Back in the day, I wrote a lot of book reviews for a major newspaper. Not a whole lot, but with some regularity. I developed a relationship with the book review editor there. Then, he left, taking a golden handshake. The new editor threw me a few bones. But eventually, he stopped. I’d send friendly emails now and then, letting him know I was available. Not one reply. “Well,” I told myself. “That’s that then.”
About a year later, I noticed that the author of the last book I critiqued for this publication had published a book review there. Hm, I thought. That’s interesting. Guess the new editor who had chosen to ignore me liked her. A few months later, another of her reviews appeared. And then another.
Today, there was a review in that very same newspaper about a new book by an author I’ve long admired. I glanced at the reviewer’s name. Guess who? Yup—the last author I had reviewed there! An author whose chosen subjects and themes have very little to do with the subjects and themes of my favorite author. Well, what did I do? I’ll tell ya!
I saw green.
I decided I sucked. As a writer. And a reviewer. And a person.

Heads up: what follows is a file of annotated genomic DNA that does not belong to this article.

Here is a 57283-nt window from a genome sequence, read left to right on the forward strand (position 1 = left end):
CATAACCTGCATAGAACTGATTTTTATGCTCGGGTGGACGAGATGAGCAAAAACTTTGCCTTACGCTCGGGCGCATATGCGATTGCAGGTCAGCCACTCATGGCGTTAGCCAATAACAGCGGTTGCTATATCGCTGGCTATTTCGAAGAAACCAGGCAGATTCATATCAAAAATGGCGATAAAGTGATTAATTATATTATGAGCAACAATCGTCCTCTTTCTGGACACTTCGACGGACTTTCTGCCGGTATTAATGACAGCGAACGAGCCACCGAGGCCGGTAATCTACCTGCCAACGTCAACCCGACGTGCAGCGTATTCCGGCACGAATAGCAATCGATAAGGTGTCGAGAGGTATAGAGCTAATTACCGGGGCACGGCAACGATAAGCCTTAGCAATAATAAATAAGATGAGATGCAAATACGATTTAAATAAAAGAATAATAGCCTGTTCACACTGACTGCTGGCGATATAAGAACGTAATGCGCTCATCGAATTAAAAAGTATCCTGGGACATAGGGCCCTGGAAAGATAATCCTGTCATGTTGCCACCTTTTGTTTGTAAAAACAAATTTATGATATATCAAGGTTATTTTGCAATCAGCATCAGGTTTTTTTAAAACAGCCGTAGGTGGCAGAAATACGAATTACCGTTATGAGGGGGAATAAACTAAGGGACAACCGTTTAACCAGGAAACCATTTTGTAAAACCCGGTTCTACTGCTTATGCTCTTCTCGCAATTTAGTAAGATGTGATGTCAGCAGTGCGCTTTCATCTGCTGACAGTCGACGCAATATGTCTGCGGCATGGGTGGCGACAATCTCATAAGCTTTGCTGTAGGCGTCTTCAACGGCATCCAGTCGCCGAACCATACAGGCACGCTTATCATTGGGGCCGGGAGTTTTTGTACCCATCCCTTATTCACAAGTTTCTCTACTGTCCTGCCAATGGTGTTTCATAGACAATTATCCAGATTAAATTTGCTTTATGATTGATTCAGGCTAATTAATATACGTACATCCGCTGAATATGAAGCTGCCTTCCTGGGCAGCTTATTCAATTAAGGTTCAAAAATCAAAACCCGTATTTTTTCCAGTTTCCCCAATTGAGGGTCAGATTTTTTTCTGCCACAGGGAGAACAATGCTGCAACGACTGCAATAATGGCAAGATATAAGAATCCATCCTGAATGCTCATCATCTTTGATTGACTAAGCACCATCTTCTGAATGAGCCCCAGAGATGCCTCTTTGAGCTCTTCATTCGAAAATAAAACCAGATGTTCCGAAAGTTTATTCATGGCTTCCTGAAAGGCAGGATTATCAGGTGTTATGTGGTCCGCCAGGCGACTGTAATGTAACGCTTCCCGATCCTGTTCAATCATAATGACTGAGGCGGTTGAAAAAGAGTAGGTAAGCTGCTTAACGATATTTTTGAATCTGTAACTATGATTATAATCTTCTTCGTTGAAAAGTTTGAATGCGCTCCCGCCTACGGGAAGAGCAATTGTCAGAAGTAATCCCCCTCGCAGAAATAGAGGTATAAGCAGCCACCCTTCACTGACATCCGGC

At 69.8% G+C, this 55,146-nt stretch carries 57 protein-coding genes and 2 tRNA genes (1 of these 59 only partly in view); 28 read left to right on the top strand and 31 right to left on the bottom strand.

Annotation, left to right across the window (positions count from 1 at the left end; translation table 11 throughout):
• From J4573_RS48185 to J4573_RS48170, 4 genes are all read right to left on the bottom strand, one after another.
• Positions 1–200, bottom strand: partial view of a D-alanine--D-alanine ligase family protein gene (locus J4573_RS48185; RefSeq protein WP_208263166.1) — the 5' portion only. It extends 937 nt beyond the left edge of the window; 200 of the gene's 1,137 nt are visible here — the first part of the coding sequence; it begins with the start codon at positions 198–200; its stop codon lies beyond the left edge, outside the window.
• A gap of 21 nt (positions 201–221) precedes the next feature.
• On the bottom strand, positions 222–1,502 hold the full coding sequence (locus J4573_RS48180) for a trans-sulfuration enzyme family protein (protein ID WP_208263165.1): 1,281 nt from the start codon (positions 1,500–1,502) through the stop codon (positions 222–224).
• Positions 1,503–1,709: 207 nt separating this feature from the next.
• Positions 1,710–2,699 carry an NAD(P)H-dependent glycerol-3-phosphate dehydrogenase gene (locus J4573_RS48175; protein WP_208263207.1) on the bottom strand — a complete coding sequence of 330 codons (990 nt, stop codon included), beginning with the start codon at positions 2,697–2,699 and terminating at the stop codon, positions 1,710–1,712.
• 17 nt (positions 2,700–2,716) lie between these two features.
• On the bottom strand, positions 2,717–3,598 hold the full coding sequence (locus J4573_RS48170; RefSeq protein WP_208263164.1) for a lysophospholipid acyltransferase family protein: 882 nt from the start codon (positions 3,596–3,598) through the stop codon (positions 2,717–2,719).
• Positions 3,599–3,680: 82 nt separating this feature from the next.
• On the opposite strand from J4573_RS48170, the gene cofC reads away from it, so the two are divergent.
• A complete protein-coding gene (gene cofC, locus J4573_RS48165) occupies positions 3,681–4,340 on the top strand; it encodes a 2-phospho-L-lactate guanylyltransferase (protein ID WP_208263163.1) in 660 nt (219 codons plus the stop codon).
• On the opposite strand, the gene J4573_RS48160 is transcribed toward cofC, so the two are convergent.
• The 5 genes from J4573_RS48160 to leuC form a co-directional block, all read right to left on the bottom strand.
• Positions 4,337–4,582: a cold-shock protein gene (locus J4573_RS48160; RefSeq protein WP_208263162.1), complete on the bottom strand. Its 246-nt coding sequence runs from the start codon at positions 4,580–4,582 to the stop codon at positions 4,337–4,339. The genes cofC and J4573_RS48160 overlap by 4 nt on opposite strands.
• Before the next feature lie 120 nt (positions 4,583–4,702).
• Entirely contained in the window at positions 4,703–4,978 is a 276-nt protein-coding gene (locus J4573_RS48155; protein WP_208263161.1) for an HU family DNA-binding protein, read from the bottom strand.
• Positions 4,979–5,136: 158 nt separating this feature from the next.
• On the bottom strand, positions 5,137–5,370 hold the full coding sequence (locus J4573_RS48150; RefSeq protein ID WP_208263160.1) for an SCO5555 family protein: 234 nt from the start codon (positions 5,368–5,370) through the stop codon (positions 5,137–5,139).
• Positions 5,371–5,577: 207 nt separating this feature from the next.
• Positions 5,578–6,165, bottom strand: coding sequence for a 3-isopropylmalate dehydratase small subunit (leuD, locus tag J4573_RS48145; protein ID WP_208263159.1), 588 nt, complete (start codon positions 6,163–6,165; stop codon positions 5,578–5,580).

At the same time, I knew I could have written that review. I knew that my review would have been just as good, if not better. Maybe it would have won an award or gotten the notice of and a big appreciative laugh from Anthony Lane. I wondered where I had gone wrong in life, what had led me down this path of obscurity and mediocrity. When I was 30, I had so much promise! Ten years later, what have I done wrong?
But, I didn’t wallow for long. I couldn’t. I had to get dinner on the table for my kids. And I had a blog post to write, a certain rant about those doubts that are always there, even as they get shaken loose a little by the need to monitor the boiling water for chicken tortellini.